Thesis subject

MSc thesis topic: Detecting Reindeer Carrion in the Arctic Tundra of Svalbard

Dead organic matter comprises the basal trophic level of many food webs globally and promotes biodiversity and ecosystem stability. Dead organic matter from animals, or carrion, is a distinct and relatively rare component of the detrital pool, but represents a high quality ecological resource. Whereas the role of plant decomposition in ecosystem functioning has long been recognized, the ecological significance of carrion in ecosystems has been largely overlooked.

Key research papers in the early 2000’s, however, marked the onset of a rapid increase in carrion research, and the ecological relevance of carrion is becoming broadly acknowledged. In terrestrial ecosystems, carrion is most apparent when originating from larger vertebrates, and the environmental context (e.g. climate) determines how carrion affect their surroundings. Despite carrion being acknowledged as a critical energy transfer pathway that affects individuals, populations, and ecosystems, its true ecological significance remains unknown, because of the fundamental but unanswered question: How much carrion biomass is available in ecosystems?

Quantifying carrion biomass in ecosystems is one of the greatest challenges in carrion ecology, as it comprises a rare and unpredictable resource of ephemeral nature. Field methods for systematically estimating carrion biomass (e.g. bone surveys) have proved very valuable, but are labour intensive and spatiotemporally restricted to the purpose of a specific study. In this project, we will use high-resolution optical remote sensing combined with deep learning techniques to detect and estimate vertebrate carrion biomass at the ecosystem scale. This is based on the rationale that, albeit ephemeral in nature, large vertebrate carrion leaves a distinct mark on the landscape that can be visible for many years (‘cadaver decomposition islands’ or CDIs), particularly in colder and nutrient poor environments such as the Arctic tundra. We capitalize on a unique dataset that includes >600 geo-referenced individually-aged and -sexed reindeer (Rangifer tarandus) cadavers (2008-present) in Adventdalen, Svalbard. These data are collected by the Norwegian Polar Institute (NPI) and are available through a collaboration with Nord University. This dataset provides the ‘ground truth’ for building and validating spatially explicit models for detecting CDI dynamics based on imagery from various platforms and sensors (e.g. field spectroradiometers, multispectral drones, hyperspectral aerial imagery, very high-resolution satellite imagery). These models will then be used to estimate annual carrion biomass input over vast landscapes, and thus provide the critical data for investigating the ecological significance of carrion biomass in the food webs. We will use this approach to quantify vertebrate carrion in the Arctic tundra ecosystem, i.e. an ecosystem about which particularly little is known in terms of carrion ecology. The research will, however, provide a methodological blueprint that can easily be adapted for estimating carrion biomass of larger vertebrates in other ecosystems with sparse tree cover such as savannah or prairie.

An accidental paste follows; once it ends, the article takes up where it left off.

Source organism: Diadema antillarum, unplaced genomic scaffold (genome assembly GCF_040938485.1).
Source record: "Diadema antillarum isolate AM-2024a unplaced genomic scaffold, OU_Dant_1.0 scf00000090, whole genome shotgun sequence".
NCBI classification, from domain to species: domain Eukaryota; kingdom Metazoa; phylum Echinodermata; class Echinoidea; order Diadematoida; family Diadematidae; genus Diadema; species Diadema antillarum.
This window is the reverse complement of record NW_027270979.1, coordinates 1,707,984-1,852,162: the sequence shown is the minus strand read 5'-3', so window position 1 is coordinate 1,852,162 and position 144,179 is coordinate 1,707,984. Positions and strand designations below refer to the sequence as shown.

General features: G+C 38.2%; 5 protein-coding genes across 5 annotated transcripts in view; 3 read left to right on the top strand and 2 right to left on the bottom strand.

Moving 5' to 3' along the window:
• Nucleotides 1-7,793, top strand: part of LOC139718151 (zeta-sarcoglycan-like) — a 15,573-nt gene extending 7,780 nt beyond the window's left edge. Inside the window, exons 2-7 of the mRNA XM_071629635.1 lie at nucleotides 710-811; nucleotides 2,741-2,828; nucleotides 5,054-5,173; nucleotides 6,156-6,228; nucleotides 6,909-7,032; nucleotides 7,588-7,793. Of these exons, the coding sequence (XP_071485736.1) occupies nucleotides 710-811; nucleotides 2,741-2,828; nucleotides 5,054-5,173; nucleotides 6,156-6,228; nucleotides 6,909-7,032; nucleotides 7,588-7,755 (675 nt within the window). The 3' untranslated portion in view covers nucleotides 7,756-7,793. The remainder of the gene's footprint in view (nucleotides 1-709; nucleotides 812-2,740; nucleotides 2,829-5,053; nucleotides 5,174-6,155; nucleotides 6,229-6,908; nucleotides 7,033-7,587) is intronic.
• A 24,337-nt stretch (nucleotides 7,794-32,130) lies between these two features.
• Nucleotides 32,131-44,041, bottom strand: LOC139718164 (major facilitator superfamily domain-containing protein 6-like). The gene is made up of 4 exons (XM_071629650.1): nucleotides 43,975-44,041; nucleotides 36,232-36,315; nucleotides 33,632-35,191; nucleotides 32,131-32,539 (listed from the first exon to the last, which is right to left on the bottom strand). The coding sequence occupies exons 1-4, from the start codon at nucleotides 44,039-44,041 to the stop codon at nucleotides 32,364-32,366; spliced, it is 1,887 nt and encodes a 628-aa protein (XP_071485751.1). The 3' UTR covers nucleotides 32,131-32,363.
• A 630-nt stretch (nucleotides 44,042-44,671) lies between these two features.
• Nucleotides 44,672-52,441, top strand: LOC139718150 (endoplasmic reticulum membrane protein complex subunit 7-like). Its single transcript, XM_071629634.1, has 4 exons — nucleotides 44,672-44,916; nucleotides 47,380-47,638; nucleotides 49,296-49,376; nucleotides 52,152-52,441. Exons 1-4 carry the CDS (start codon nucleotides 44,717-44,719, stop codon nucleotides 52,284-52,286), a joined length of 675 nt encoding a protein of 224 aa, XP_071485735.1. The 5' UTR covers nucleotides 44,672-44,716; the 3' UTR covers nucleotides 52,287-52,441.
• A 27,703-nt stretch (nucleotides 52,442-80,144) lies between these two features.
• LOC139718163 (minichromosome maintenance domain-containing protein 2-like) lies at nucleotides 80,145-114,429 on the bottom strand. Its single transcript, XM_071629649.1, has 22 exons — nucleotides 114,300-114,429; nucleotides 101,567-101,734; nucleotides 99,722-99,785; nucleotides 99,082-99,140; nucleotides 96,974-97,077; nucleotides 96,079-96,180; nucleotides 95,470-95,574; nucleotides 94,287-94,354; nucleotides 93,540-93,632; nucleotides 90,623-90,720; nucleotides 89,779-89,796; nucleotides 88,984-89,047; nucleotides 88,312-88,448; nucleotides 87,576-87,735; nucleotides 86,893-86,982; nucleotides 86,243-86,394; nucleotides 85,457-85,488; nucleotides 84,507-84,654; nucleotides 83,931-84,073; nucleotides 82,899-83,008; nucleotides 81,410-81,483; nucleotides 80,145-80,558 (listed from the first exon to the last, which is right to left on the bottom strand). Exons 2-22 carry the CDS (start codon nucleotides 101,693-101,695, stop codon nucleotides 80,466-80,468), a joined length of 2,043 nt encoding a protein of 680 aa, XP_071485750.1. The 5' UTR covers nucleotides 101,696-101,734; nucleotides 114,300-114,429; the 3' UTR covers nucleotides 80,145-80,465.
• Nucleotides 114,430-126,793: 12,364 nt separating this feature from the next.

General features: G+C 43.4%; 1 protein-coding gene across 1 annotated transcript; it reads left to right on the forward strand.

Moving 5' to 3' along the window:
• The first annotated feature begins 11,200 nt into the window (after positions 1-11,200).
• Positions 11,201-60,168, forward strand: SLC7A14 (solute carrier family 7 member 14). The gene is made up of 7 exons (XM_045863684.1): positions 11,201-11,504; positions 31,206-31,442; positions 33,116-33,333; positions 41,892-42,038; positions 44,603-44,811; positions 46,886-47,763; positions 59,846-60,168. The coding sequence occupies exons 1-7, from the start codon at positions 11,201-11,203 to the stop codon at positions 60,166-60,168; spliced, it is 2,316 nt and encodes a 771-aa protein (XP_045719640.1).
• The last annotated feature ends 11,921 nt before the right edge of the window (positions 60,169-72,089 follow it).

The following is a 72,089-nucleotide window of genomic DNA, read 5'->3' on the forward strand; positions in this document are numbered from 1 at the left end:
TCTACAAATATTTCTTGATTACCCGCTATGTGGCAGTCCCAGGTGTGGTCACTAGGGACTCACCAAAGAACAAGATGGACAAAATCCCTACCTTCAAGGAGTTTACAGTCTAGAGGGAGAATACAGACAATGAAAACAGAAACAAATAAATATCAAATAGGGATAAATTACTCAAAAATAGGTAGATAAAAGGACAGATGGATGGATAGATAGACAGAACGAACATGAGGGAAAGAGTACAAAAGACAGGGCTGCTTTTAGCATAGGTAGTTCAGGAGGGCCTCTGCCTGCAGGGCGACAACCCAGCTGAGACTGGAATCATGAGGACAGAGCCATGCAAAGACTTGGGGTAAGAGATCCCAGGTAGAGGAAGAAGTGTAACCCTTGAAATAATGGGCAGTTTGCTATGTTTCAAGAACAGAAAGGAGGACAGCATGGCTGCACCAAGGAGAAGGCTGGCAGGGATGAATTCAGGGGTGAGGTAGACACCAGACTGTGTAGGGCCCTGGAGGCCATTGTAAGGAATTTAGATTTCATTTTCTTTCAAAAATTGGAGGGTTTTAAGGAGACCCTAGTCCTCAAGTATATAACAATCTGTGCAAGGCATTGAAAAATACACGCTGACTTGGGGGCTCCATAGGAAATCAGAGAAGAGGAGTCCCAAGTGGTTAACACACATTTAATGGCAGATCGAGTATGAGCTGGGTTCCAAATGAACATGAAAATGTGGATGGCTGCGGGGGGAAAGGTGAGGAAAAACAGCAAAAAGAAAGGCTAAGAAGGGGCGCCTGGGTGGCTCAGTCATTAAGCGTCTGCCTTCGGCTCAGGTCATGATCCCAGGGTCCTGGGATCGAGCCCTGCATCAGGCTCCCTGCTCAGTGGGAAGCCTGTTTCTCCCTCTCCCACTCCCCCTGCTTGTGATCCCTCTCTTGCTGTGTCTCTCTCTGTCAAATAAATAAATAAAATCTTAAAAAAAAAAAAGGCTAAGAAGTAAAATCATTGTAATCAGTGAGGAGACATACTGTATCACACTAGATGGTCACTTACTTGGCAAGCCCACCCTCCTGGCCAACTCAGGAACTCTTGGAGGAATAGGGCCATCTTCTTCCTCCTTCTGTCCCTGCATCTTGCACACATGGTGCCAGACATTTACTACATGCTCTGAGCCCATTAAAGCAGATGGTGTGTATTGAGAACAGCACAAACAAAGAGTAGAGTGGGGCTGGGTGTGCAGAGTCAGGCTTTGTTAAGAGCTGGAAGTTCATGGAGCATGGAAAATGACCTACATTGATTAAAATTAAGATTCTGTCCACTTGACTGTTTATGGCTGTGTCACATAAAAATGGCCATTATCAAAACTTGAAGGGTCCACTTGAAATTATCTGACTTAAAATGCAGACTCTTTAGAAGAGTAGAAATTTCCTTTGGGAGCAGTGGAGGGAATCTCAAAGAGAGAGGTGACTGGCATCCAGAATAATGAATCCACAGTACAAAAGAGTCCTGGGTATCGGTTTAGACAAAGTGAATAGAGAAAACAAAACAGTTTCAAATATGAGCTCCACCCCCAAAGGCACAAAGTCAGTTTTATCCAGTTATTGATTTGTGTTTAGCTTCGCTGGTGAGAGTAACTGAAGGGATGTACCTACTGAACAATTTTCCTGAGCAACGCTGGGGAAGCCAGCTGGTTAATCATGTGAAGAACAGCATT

This research is conducted in cooperation with Sam Steyaert who is Associate Professor at Nord University in Norway. Sam is an alumnus of the MGI program.


  • Collect spectral information at CDIs and control sites using field spectrometry and multispectral drones to characterize the spectral development of CDIs. (Fieldwork in Svalbard 2021 or 2022)
  • Investigate to what extent CDIs can be detected using hyperspectral aerial data (2020 imagery, data available medio 2021).
  • Investigate to what extent CDIs can be detected using very high-resolution satellite imagery (Worldview data or similar).


  • Barton, P.S. et al. (2019) Towards Quantifying Carrion Biomass in Ecosystems. Trends in Ecology & Evolution 34 (10), 950-961.
  • Moleón, M. et al. (2020) The Components and Spatiotemporal Dimension of Carrion Biomass Quantification. Trends in Ecology & Evolution 35 (2), 91-92.
  • Brabazon, H. et al. (2020) Plants to Remotely Detect Human Decomposition? Trends in Plant Science 25 (10), 947-949.
  • Carter, D.O. et al. (2007) Cadaver decomposition in terrestrial ecosystems. Naturwissenschaften 94 (1), 12-24.
  • Brodrick, P.G. et al. (2019) Uncovering Ecological Patterns with Convolutional Neural Networks. Trends in Ecology & Evolution 34(08): 734-745.


  • Willingness to conduct fieldwork in remote terrain and to handle firearms (polar bear safety – training provided).
  • Experience with at least one of the following techniques: field spectrometry, drone image acquisition and processing, and multi and/or hyperspectral data management and processing.
  • Experience and/or interest in machine learning for object detection.

Theme(s): Sensing & measuring; Integrated Land Monitoring